The HTC Mini is a phone remote control which allows users to make and receive calls and messages without having to wrench their oversized phablet from their pocket or their bag.
As strange as the idea may sound, HTC has already started bundling the rather svelte device with its 5-inch
Butterfly handset (sold as the HTC Droid DNA in the US) for the Chinese market. It pairs with the main handset via NFC then maintains contact via Bluetooth. As well as providing feature phone functionality -- calls, texts, appointments, etc, it will also serve as a remote control for the TV and can be used as a remote shutter release for the camera on the main handset, for those moments when a group shot is called for and there are no passing volunteers to serve as the cameraman.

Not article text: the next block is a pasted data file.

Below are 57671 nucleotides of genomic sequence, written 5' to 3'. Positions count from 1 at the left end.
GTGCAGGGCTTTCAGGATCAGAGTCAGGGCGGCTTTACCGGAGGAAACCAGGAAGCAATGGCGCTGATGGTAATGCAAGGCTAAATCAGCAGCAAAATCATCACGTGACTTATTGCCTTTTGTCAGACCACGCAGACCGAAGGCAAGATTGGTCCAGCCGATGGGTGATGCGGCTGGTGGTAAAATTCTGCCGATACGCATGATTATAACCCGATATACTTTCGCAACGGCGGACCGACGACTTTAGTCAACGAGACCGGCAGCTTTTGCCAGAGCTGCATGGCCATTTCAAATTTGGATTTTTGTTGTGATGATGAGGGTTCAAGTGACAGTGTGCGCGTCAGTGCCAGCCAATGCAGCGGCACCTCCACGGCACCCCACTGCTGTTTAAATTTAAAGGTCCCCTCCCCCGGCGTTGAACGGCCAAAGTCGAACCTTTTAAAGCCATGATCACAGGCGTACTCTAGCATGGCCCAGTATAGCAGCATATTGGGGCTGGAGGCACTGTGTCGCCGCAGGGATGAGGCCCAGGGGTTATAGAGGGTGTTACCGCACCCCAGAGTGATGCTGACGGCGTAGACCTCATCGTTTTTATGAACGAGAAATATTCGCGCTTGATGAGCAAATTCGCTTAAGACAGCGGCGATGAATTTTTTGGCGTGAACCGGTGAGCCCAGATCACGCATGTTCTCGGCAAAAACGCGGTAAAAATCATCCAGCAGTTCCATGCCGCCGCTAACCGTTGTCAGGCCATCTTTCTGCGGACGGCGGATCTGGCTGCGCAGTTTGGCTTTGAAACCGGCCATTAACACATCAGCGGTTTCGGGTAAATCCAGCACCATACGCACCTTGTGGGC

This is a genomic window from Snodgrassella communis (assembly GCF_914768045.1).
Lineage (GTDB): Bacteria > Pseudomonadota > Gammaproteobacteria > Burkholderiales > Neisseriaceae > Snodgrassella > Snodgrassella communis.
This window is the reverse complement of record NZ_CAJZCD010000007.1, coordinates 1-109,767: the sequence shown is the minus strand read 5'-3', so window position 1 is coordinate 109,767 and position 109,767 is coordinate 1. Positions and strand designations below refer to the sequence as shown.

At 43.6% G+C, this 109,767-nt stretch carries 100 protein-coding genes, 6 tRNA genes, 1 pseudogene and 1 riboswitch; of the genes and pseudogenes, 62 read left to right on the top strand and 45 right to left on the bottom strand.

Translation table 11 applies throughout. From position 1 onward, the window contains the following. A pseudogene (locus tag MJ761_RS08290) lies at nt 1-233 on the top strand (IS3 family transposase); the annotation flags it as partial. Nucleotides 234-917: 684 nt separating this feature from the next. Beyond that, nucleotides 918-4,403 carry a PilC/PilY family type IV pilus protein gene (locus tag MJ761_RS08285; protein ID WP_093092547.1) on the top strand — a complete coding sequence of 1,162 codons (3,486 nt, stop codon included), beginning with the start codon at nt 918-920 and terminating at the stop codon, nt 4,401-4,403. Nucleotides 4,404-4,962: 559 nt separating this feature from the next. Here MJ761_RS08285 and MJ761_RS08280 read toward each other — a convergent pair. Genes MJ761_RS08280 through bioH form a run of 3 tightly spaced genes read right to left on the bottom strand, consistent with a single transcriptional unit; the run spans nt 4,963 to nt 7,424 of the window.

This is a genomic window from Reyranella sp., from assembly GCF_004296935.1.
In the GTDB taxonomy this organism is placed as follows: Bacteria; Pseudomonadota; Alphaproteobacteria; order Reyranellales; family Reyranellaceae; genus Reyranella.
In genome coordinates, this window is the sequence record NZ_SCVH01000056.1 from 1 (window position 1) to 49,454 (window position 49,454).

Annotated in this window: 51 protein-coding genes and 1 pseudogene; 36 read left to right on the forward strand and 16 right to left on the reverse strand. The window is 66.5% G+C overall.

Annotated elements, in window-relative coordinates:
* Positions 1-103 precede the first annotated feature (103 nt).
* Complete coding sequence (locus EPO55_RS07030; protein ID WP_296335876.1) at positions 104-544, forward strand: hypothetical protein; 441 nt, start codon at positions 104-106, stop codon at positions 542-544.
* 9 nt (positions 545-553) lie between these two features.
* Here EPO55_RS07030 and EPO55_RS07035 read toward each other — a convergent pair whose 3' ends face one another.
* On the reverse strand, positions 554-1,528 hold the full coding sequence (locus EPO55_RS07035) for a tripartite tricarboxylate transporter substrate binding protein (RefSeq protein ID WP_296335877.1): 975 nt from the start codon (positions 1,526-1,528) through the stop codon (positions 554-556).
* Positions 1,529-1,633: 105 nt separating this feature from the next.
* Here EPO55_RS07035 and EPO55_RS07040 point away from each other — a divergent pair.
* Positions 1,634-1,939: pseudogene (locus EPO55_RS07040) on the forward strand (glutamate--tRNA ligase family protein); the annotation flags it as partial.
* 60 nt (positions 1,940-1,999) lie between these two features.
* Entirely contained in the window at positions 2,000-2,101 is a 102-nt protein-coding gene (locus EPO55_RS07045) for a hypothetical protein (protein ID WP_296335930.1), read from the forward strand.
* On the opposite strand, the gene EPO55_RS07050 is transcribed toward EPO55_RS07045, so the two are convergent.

However, despite its functionality, the HTC Mini also raises one serious question: Why? Phablets were conceived as a single device that offered the functionality of both a smartphone and a tablet so that users need only carry one handset. Carrying what amounts to a second phone defeats the purpose for which phablets were created. If a phablet is too large to hold up to the ear to make a call, a consumer can buy a wireless headset.
It will be interesting to see how the HTC Mini performs in China and whether or not the company will start offering it in other territories.
But while the Mini's popularity remains to be seen, what is not in doubt is the continuing appeal of the devices it is designed to partner with. The latest figures from ABI Reseach show that 150 million phablets are expected to ship globally this year and will soon account for 25 percent of the world smartphone market.
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